Clinodactyly, a congenital coronal angulation of the finger, is caused by tethered growth from an abnormal longitudinal epiphyseal bracket of the middle phalanx or a trapezoidal shaped phalanx. When severe, this can result in unsatisfactory appearance and functional limitation. Surgical options include physiolysis with fat interposition of the bracketed epiphysis, and closing, reverse, or opening wedge osteotomies of the middle phalanx. Opening wedge osteotomy has the benefit of preserving finger length. This is the first report describing the clinical and radiographic outcomes after opening wedge osteotomy for congenital clinodactyly.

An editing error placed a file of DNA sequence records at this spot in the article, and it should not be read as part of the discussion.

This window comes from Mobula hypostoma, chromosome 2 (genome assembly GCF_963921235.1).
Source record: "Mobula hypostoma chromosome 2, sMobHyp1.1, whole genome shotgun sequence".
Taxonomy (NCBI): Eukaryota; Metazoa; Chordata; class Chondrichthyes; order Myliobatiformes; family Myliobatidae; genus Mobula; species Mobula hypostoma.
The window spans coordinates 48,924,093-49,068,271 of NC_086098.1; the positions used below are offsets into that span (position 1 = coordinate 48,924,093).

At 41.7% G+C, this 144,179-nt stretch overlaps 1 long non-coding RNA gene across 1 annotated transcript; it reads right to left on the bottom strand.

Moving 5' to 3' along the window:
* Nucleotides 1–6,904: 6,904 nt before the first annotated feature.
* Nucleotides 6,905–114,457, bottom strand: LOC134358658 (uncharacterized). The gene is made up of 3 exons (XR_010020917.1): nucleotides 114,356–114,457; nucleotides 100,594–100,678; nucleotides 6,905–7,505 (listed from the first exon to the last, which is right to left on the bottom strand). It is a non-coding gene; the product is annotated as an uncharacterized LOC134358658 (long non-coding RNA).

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- Closing wedge osteotomy of abnormal middle phalanx for clinodactyly.J Hand Surg Am. 2009; 34: 914-918
- Epiphyseal bar resection and fat interposition for clinodactyly.J Hand Surg Am. 2010; 35: 834-837
- Physiolysis for correction of clinodactyly in children.J Hand Surg Am. 2002; 27: 659-665
- Surgical correction of clinodactyly: two straightforward techniques.Tech Hand Up Extrem Surg. 2010; 14: 54-57
Clinical Paper Session 04: Pediatrics
Friday, September 19, 2014 • 10:12–10:19 AM
Category: Treatment, Prognosis/Outcomes
Keyword: Hand and Wrist, Congenital and Pediatric Problems
© 2014 Published by Elsevier Inc.